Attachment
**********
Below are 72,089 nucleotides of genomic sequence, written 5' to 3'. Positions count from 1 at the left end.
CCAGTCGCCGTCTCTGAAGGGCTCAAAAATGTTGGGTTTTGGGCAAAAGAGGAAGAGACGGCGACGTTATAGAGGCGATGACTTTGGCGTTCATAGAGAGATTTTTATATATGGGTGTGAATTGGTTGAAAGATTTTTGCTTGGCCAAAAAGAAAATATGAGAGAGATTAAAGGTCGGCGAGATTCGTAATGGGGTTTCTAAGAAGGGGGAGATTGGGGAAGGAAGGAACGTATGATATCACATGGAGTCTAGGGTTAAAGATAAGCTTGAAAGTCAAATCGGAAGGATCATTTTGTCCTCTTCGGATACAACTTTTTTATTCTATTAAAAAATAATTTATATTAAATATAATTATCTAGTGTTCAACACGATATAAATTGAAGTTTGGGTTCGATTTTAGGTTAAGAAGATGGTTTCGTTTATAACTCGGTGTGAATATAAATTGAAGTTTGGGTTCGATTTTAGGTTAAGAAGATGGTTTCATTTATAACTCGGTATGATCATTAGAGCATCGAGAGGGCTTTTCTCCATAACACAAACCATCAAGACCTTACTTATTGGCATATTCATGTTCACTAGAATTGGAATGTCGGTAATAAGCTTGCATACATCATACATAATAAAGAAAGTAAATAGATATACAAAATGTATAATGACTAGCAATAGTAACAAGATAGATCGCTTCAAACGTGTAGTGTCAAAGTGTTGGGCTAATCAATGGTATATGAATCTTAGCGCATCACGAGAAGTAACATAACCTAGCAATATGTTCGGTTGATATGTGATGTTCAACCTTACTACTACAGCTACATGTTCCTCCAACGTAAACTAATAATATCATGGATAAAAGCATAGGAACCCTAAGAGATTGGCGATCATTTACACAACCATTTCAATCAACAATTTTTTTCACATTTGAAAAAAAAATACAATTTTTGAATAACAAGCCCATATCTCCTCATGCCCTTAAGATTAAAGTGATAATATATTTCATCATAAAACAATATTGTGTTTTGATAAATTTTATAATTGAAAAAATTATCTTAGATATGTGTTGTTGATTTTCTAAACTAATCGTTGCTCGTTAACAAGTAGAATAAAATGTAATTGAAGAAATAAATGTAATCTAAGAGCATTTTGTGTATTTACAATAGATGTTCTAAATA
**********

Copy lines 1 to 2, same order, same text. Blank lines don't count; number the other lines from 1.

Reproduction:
Below are 72,089 nucleotides of genomic sequence, written 5' to 3'. Positions count from 1 at the left end.
CCAGTCGCCGTCTCTGAAGGGCTCAAAAATGTTGGGTTTTGGGCAAAAGAGGAAGAGACGGCGACGTTATAGAGGCGATGACTTTGGCGTTCATAGAGAGATTTTTATATATGGGTGTGAATTGGTTGAAAGATTTTTGCTTGGCCAAAAAGAAAATATGAGAGAGATTAAAGGTCGGCGAGATTCGTAATGGGGTTTCTAAGAAGGGGGAGATTGGGGAAGGAAGGAACGTATGATATCACATGGAGTCTAGGGTTAAAGATAAGCTTGAAAGTCAAATCGGAAGGATCATTTTGTCCTCTTCGGATACAACTTTTTTATTCTATTAAAAAATAATTTATATTAAATATAATTATCTAGTGTTCAACACGATATAAATTGAAGTTTGGGTTCGATTTTAGGTTAAGAAGATGGTTTCGTTTATAACTCGGTGTGAATATAAATTGAAGTTTGGGTTCGATTTTAGGTTAAGAAGATGGTTTCATTTATAACTCGGTATGATCATTAGAGCATCGAGAGGGCTTTTCTCCATAACACAAACCATCAAGACCTTACTTATTGGCATATTCATGTTCACTAGAATTGGAATGTCGGTAATAAGCTTGCATACATCATACATAATAAAGAAAGTAAATAGATATACAAAATGTATAATGACTAGCAATAGTAACAAGATAGATCGCTTCAAACGTGTAGTGTCAAAGTGTTGGGCTAATCAATGGTATATGAATCTTAGCGCATCACGAGAAGTAACATAACCTAGCAATATGTTCGGTTGATATGTGATGTTCAACCTTACTACTACAGCTACATGTTCCTCCAACGTAAACTAATAATATCATGGATAAAAGCATAGGAACCCTAAGAGATTGGCGATCATTTACACAACCATTTCAATCAACAATTTTTTTCACATTTGAAAAAAAAATACAATTTTTGAATAACAAGCCCATATCTCCTCATGCCCTTAAGATTAAAGTGATAATATATTTCATCATAAAACAATATTGTGTTTTGATAAATTTTATAATTGAAAAAATTATCTTAGATATGTGTTGTTGATTTTCTAAACTAATCGTTGCTCGTTAACAAGTAGAATAAAATGTAATTGAAGAAATAAATGTAATCTAAGAGCATTTTGTGTATTTACAATAGATGTTCTAAATA